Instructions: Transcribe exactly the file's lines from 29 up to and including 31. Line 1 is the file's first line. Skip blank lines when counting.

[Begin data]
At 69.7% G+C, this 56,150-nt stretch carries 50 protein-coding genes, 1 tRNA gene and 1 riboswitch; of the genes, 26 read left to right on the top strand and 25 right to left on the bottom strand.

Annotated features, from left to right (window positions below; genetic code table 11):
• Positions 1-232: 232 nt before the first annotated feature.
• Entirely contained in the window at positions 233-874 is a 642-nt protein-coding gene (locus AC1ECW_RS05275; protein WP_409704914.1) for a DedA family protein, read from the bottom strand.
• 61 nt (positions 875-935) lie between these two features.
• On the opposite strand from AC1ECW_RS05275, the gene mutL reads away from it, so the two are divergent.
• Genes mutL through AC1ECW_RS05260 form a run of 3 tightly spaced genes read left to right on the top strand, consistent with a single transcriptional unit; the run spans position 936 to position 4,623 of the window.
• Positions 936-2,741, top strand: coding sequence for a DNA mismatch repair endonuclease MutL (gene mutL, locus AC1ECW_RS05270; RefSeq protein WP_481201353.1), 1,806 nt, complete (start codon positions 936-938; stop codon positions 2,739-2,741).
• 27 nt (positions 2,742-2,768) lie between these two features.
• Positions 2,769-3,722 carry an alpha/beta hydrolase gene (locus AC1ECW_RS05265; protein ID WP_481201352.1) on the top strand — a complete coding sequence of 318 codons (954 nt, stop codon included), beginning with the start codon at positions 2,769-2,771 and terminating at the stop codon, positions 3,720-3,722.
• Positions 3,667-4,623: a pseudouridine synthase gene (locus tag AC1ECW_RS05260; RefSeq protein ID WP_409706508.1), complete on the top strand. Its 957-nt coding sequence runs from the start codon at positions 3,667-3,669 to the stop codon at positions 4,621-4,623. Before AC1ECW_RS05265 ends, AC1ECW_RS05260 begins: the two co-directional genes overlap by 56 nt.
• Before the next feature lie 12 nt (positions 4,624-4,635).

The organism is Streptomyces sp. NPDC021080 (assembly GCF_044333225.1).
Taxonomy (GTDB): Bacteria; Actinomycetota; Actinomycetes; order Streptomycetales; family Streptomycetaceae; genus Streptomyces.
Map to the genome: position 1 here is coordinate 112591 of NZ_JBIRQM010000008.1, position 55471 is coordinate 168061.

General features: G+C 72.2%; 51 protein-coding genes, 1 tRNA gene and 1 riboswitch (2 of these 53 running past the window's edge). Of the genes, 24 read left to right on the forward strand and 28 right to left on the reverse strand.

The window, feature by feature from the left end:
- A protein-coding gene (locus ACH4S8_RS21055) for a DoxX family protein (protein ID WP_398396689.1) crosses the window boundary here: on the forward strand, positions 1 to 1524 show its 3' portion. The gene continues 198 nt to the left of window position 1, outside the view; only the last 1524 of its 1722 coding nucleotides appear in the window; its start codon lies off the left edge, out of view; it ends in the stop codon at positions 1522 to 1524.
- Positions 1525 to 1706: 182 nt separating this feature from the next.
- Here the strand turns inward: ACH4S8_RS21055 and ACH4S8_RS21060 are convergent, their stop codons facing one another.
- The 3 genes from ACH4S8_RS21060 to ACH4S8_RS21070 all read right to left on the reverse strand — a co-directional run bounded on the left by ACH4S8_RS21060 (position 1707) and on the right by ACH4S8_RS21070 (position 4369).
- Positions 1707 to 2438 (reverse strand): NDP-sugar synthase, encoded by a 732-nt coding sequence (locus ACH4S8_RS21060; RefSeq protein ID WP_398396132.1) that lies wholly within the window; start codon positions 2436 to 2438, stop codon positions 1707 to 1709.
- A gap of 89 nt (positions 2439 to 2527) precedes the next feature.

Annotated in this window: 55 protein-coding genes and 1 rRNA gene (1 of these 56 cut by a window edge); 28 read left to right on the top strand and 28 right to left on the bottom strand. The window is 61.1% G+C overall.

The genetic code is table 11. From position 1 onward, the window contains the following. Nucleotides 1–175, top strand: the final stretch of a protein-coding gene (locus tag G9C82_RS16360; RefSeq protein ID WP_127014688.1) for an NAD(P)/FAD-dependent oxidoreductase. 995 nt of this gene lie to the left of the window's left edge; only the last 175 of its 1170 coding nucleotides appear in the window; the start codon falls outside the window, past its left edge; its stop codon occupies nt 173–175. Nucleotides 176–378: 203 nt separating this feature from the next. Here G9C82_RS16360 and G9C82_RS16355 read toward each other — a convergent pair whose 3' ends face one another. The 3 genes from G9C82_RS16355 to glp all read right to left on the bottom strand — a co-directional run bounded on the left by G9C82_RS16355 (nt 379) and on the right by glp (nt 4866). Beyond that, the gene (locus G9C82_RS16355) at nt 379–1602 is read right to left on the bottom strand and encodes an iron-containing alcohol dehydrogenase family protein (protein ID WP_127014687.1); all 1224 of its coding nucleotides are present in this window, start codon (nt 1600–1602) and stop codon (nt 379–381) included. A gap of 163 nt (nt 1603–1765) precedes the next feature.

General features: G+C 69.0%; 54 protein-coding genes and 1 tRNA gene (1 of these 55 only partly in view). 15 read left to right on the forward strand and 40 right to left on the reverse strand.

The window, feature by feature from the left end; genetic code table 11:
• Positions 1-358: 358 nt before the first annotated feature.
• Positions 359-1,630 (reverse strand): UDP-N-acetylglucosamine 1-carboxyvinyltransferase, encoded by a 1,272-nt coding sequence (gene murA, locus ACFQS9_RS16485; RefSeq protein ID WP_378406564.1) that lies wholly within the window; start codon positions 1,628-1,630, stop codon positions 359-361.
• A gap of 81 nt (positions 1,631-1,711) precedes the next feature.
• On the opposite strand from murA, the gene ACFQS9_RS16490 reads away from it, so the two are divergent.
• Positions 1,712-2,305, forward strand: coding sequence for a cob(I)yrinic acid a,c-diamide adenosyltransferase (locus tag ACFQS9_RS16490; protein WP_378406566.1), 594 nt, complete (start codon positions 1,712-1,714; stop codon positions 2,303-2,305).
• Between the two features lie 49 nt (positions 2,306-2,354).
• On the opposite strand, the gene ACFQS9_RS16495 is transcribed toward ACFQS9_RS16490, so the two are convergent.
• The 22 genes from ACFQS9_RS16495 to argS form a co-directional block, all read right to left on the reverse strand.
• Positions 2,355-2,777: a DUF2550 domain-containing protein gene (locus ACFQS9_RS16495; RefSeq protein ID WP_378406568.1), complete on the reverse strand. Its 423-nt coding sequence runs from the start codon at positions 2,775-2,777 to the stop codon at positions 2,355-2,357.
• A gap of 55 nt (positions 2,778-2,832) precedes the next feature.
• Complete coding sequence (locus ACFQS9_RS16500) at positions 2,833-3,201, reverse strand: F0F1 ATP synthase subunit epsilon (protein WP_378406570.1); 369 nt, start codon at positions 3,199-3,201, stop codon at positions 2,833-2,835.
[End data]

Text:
• Positions 359-1,630 (reverse strand): UDP-N-acetylglucosamine 1-carboxyvinyltransferase, encoded by a 1,272-nt coding sequence (gene murA, locus ACFQS9_RS16485; RefSeq protein ID WP_378406564.1) that lies wholly within the window; start codon positions 1,628-1,630, stop codon positions 359-361.
• A gap of 81 nt (positions 1,631-1,711) precedes the next feature.
• On the opposite strand from murA, the gene ACFQS9_RS16490 reads away from it, so the two are divergent.